Bioplastics - It's a better choice - English 1
approximately 70 per cent terephthalic acid (PTA)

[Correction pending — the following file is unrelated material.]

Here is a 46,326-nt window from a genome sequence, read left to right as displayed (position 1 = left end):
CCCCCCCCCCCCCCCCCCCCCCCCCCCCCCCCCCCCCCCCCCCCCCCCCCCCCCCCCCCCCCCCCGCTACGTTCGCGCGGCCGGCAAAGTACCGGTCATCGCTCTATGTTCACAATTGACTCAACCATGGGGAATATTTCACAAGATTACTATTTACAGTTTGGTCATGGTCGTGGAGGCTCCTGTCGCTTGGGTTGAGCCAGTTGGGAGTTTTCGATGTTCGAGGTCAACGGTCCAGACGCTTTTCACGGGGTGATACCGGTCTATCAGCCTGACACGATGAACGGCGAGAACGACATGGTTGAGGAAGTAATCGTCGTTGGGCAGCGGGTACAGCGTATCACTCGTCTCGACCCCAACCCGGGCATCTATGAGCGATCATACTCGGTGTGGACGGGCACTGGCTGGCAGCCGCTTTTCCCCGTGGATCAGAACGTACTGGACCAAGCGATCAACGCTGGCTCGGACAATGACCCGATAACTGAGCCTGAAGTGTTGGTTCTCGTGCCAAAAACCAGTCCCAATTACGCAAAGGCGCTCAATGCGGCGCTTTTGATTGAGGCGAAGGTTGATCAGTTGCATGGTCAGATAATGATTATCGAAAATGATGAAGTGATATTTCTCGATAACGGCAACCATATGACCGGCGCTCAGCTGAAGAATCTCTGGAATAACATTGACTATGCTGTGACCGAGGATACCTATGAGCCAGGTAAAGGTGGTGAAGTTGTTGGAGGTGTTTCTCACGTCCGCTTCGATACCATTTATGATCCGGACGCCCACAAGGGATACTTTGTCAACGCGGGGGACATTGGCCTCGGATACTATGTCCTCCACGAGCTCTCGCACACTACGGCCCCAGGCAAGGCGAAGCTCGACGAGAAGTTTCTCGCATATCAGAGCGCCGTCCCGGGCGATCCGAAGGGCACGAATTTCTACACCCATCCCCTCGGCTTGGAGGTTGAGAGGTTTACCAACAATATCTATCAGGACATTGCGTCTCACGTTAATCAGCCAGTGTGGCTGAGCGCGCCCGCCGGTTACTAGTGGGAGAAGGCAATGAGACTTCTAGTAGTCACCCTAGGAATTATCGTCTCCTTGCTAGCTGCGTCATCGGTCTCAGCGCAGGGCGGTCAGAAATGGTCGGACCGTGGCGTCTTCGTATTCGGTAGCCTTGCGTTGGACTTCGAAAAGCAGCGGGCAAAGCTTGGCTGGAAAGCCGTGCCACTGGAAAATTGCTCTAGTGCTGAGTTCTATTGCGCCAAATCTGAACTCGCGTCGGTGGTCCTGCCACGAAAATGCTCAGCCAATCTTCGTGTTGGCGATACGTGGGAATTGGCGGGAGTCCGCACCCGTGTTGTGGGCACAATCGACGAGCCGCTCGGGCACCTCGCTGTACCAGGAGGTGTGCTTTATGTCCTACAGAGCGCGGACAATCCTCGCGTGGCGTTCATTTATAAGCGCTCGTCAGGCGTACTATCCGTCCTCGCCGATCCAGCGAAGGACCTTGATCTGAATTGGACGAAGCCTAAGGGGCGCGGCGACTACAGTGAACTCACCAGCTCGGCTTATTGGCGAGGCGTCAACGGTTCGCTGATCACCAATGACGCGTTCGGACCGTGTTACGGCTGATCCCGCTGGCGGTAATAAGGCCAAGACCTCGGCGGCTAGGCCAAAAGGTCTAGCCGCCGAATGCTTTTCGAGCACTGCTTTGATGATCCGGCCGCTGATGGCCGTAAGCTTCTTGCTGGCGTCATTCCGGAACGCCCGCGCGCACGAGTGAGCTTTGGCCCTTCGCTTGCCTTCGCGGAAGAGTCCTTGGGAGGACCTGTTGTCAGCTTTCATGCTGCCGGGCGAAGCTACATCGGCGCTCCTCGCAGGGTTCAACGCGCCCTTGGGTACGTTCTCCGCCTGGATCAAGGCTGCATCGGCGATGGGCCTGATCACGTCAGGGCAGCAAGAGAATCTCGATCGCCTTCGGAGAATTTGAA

by weight. In order to be classified as a bioplastic, bio-MEG based on sugar cane is required, since bio-PTA has proven to be far too costly. Research is actively underway to investigate more process steps in order to find an economically sustainable way to increase bio content. PEF Belongs to the polyester family and is a 100 per cent biobased alternative to PET. PEF has excellent barrier and thermal properties, which makes the material a suitable replacement for PET as a bottle material. Bio-PTT A member of the polyester family; partially bio-based, exactly like bio-PET. The material makes an excellent fibre for textile manufacturing and in technical products. With requirements for a high surface gloss. Bio-PA Bio-based polyamide is made from castor oil; there are several bio-based variants within the family. PA410, PA610, PA1010, PA1012 and PA11 can be produced completely or partially from castor oil. Each variety has its own spectrum of characteristics. India is the world’s largest producer of castor oil, accounting for 80 per cent of all castor oil produced worldwide. Some of the biodegradable plastics include: PLA Polylactide (or polylactic acid) is usually manufactured through the bacterial fermentation of sugars in corn starch or sugar cane. This bioplastic belongs to the polyester family and is biodegradable/compostable, with a degradation rate that is strongly dependent on the material’s degree of crystallinity. PLA is a highly versatile material and can also be formulated with high-performance qualities that allow it to replace polystyrene, polypropylene and ABS in more intensive applications. It can be foamed and used to replace EPS. The production capacity is expected to increase by 60 per cent by 2023. Advantages of PLA + Good resistance to grease/oils + Good UV stability + Compostable + Easy to glue + Many qualities approved for food grade use + High stiffness + Transparent Disadvantages of PLA - Comparatively high price - Poor resistance to acids and bases - Poor impact resistance - Sensitive to moisture - Sensitive to cleaning agents Starch-based plastics Corn starch is the most common bio-based raw Biodegradability/compostability of renewable raw materials Biodegradability is a characteristic where microorganisms can break down the material into its constituents: carbon dioxide, water and biomass. Compostability means that biodegradation occurs quickly enough for the material to meet the applicable standard. 20 BIOPLASTICS – IT'S A BETTER CHOICE material in starch-based plastics. Starch itself is water-absorbent, which is problematic if you are hoping to create a material with water-repellent properties. However, a variety of modifications have solved this problem. Bioplastics are currently produced with high starch content, with the remaining constituents primarily being biodegradable synthetic polymers such as PBAT or the polyester, polycaprolactone.